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Some flyers are taking advantage of the restrictions placed on airlines by federal disability laws and claiming their pets are emotional support animals so they can avoid in-cabin pet fees and keep their furry friends by their side, disability groups and pet advocates say.
This practice not only flouts federal regulations and cheats the airline out of fees ranging from $75 to $250 for bringing pets into the cabin. It also tarnishes the reputation of real service dogs, critics argue.
Caught in the middle are airlines left with the responsibility of verifying a service dog’s legitimacy or face hefty fines for failing to accommodate passengers with disabilities.
The U.S. Department of Transportation is starting to pay more attention to this touchy issue. In June, the DOT began tracking complaints related to service animals by instituting new codes for emotional support animals (ESAs) and psychiatric support animals (PSAs). These are different from traditional service animals which guide, signal, or communicate for people with disabilities.
The agency has already received a handful of complaints related to passengers not being permitted to bring their animals into the airplane cabin, according to a DOT spokesman. The DOT declined to provide more details on the complaints because investigations are pending.
“It’s a big problem,” says Corey Hudson, CEO of Canine Companions for Independence, a non-profit organization that provides trained service dogs, also known as assistance dogs, to individuals with disabilities.
“Airline folk are afraid to overstep their bounds,” Hudson notes, citing fines for non-compliance and airline employees’ limited ability to question passengers. As a result, almost anyone can take an animal on an airplane if they have a doctor’s note, he says.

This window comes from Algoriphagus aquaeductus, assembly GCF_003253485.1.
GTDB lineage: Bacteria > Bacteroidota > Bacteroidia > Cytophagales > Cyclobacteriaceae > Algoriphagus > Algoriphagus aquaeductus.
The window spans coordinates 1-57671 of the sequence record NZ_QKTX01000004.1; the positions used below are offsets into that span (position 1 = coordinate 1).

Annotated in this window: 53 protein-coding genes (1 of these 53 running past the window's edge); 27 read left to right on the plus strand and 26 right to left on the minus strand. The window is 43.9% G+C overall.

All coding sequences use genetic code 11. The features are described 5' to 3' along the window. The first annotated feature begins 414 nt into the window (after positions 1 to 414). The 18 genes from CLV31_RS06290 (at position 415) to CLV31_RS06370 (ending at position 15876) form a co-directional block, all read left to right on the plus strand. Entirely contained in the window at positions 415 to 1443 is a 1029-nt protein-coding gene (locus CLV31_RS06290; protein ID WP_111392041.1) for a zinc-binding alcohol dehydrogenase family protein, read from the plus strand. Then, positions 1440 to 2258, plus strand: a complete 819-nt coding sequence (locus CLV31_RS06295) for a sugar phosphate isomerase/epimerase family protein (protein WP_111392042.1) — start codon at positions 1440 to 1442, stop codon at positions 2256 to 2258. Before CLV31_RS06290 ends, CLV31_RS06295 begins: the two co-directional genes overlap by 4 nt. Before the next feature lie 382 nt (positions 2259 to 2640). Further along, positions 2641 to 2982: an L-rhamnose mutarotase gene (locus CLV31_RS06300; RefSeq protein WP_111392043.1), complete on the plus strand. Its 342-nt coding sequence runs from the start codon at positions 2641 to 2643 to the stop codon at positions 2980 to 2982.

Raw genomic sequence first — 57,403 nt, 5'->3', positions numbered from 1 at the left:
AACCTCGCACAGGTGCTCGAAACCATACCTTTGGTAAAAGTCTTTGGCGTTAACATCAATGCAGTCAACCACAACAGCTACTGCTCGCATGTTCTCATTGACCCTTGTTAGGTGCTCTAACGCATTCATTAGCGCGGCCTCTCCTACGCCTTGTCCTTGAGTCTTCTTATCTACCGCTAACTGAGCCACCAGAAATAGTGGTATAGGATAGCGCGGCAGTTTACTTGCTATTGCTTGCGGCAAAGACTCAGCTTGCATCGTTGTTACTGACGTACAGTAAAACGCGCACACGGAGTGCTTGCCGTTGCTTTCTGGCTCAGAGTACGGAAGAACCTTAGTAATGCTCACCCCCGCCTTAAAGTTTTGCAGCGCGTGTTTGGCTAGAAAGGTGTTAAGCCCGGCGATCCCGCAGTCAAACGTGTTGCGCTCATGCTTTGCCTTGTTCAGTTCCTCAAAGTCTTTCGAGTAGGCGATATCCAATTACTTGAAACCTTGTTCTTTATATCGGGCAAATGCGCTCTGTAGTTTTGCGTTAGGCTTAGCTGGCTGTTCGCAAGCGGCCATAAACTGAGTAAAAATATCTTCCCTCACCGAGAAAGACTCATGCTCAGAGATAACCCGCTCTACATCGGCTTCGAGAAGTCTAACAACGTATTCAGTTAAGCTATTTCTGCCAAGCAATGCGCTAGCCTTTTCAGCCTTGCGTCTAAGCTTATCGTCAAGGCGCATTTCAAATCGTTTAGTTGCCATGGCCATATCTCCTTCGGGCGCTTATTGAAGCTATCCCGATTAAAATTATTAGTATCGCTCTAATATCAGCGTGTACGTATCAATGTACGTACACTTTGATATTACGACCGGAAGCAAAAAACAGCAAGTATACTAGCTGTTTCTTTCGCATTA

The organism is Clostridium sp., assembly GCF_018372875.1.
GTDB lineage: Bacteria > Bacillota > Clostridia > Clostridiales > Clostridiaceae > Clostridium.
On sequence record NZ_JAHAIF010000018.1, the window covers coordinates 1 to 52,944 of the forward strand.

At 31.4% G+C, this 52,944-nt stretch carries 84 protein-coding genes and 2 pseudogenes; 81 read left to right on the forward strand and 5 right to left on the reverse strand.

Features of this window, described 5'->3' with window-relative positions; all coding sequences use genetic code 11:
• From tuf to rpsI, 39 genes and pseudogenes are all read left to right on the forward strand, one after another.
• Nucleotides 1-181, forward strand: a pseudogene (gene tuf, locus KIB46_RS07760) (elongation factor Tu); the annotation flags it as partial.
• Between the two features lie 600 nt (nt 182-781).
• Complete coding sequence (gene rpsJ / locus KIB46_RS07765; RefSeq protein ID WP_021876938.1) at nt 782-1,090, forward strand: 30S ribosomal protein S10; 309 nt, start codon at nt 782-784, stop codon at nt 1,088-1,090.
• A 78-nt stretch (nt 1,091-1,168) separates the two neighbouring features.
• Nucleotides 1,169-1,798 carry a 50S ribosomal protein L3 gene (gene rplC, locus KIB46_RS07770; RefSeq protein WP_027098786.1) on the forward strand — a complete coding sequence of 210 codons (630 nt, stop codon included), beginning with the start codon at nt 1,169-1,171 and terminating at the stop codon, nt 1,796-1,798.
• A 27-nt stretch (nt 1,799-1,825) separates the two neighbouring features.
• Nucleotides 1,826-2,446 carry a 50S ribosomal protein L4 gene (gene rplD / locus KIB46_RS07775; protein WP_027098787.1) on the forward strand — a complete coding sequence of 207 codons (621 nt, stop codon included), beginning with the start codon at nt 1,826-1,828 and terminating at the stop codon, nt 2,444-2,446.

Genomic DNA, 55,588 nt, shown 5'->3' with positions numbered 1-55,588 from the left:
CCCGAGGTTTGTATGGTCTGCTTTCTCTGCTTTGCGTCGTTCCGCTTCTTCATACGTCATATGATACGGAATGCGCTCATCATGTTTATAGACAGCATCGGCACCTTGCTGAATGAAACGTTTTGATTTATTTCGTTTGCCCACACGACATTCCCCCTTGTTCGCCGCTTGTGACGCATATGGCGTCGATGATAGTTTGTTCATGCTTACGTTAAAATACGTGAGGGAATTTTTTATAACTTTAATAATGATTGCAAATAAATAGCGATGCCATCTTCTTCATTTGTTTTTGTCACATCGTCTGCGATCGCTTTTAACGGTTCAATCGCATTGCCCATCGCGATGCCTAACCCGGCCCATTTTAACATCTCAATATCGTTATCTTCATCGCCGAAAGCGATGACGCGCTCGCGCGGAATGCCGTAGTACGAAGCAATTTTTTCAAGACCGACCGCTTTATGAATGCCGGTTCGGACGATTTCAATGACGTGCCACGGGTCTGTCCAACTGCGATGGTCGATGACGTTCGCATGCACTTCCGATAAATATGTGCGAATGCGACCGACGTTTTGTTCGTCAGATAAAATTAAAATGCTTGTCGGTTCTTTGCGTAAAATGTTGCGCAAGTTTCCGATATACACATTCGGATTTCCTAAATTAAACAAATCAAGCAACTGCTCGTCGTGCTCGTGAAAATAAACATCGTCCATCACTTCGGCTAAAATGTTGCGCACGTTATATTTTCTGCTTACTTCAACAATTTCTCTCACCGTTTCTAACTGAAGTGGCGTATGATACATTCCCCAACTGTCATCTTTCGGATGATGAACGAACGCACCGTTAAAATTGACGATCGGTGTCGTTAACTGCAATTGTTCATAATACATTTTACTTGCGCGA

Ironically, a passenger falsely claiming a pet as an ESA is often quickly spotted by others.
Traci Murdock, a dog trainer and behavior specialist in Dallas, says service dogs are trained to perform the tasks they are needed to do without being disruptive and to “fade into the background.”
Service dogs, including ESAs and PSAs, should curl up at their owner’s feet or in his or her lap if necessary when they aren’t actively working. Causing a disturbance by barking, lunging, or snapping, is unheard of in a true service dog, adds Murdock.
Under the purview of the U.S. Department of Justice, the ADA only recognizes dogs as service animals. The dogs are trained to perform specific tasks for a person with a disability, including, for example, assisting people with sight or mobility impairments or protecting a person who is having a seizure.
But onboard, the Air Carrier Access Act — not the Americans with Disabilities Act — covers service animals traveling on U.S. airlines.
While no lawsuits have been filed against an airline yet for failure to accommodate a passenger’s service dog, a lot of money is still at stake.
In April, the maximum civil penalty for a first violation was increased from $55,000 to $75,000. Subsequent violations are now capped at $150,000.
The Air Carrier Access Act mandates that airlines accept an ESA or PSA if the passenger produces a letter from a mental health professional. Service animals on the other hand are held to a lower standard. The only requirement under the law is “credible verbal assurances” that the passenger has a disability and the animal provides a needed service because of that disability.
ESAs, sometimes known as “therapy” or “comfort” dogs, assist an individual disabled emotionally or psychologically with his or her day-to-day functioning. ESAs do not need special training “but must be trained to behave properly in a public setting,” according to a DOT spokesman.
The DOT does not require airlines to report the number of ESAs and PSAs that fly on their carriers, but it has received four complaints about ESAs and PSAs since instituting its new coding system in June.
All of the complaints involved an airline’s refusal to transport an ESA or PSA dog, says the DOT spokesman.